Why doesn't the Spirit self-identify? Is it just me, or is that not the most obvious thing for the Spirit to do? You've got an investigator discovering a "true" message; why would the Spirit suddenly decide to be so coy? If it's just a feeling, then it makes sense that you need someone to frame the meaning: "That feeling (which is just a feeling) means what I just told you is true." If they feel the same thing in the presence of an annuity salesperson, they'll have it framed another way: "You can trust me--this is a good investment for your family." Con-artists probably get people to feel good about dubious propositions all the time--that's why their called confidence- artists.

If it's not a feeling, why would it have to be explained? I do not understand how Spirit=Knowledge can be reconciled with Spirit=Unusual Feeling. Given that even the church acknowledges the latter, I have to seriously question the former.

Monday, April 23, 2007

God--the great Because

I'm in the process of raising 3 pre-K kids, each about 2 years apart. As any experienced parent (and many a non-parent, frankly) knows, kids go through a stage of asking "why" over and over again shortly after becoming verbal. I always try my best to answer these rapid-fire inquiries, even if the final response is, "I don't know." I can't stand it when people say, "because," simply because that's really NOT an answer. It's a conjunction, folks. Yet it gets used a lot, even between adults.

On to the point, and another story. Last night, my wife and I were discussing the interview question at the back of Stages of Faith. It's a good exercise, because I think it's demonstrating to her that our values haven't diverged. One question was about core values or something to that effect. I answered that I had two primary one's--living the golden rule, and questing for knowledge. She said that hers were faith in God and faith in Jesus Christ. This was a critical moment, for my recent agnosticism/disbelief in the Mormon God causes her great angst. So I drilled down:

Uj: What does that mean?"
DW of Uj: What do you mean, "what does that mean?" You know what it means.
Uj: No, I told you values that you can map directly to how I will act in given situations. You told me you believe in God. What does that mean when the rubber hits the road?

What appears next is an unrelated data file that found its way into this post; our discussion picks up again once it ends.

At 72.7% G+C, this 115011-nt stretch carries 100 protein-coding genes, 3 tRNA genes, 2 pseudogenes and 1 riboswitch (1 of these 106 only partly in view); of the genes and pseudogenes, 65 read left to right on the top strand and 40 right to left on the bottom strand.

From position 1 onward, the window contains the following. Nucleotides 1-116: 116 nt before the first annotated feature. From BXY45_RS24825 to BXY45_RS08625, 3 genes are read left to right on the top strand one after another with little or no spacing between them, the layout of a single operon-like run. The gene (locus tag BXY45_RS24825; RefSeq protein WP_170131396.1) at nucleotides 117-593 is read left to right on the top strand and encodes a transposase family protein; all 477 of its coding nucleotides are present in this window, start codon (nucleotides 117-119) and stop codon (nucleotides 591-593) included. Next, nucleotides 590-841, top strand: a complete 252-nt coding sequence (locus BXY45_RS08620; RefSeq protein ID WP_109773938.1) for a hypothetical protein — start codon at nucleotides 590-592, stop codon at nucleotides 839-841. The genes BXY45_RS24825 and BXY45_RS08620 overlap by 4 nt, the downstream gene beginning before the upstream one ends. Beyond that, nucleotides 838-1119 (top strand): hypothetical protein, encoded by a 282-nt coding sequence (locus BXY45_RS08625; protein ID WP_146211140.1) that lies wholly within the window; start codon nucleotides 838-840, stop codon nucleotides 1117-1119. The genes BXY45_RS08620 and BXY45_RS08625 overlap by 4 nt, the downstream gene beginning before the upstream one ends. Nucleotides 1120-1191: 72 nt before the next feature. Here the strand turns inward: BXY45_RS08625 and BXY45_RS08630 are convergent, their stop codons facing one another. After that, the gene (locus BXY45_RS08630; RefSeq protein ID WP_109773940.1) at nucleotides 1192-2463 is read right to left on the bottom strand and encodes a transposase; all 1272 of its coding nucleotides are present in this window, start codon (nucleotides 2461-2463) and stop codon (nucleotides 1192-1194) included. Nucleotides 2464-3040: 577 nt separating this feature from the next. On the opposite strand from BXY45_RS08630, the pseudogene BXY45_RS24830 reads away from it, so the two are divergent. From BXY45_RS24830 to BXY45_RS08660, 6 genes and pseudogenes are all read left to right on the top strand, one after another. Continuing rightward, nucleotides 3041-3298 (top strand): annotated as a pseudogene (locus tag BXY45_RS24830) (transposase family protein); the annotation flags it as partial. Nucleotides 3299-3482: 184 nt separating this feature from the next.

Of course, it came back to the golden rule for her, too. I pointed out that God was kind of an unnecessary addition to that value--you could adhere to the golden rule with or without the belief that God cares.

That got me thinking this morning about why so many believers throw God out there as an answer to moral questions. Does it really mean anything? Not in terms of actions--if I were going to tell someone I'm gay (which I'm not--just a good example for where I'm going), I'd rather tell a person who claims to live the golden rule than one who claims to be Christian. The Golden Ruler will not hit me, because he himself does not like to be hit. The Christian is a gamble--might be a moral person in the sense of the golden rule, might be an executor of God's Will. There are still advocates of jail time for homosexual behavior! So a person's belief in God tells me nothing about their values.

You might suppose that that makes God a neutral assertion--that "God told me so" has no true meaning. But, unfortunately, it's not. God is also a conversation stopper. "God told me so" = "I am right, because." There's nothing following the because, so it's not really supporting the "I am right," but a believer doesn't usually see that. So, God becomes the Great Because, seeming to resolve things when it fact it does not.

Friday, April 20, 2007

Should I stay or should I go now?

Why do I want to leave the church? It's a fair question, particularly from an active member. Let's face it, lots of religions offer lots of good things to many people--why not just pick the one you're born with, and which most of your family affiliates with, and make the best of it? Why leap into the great unknown?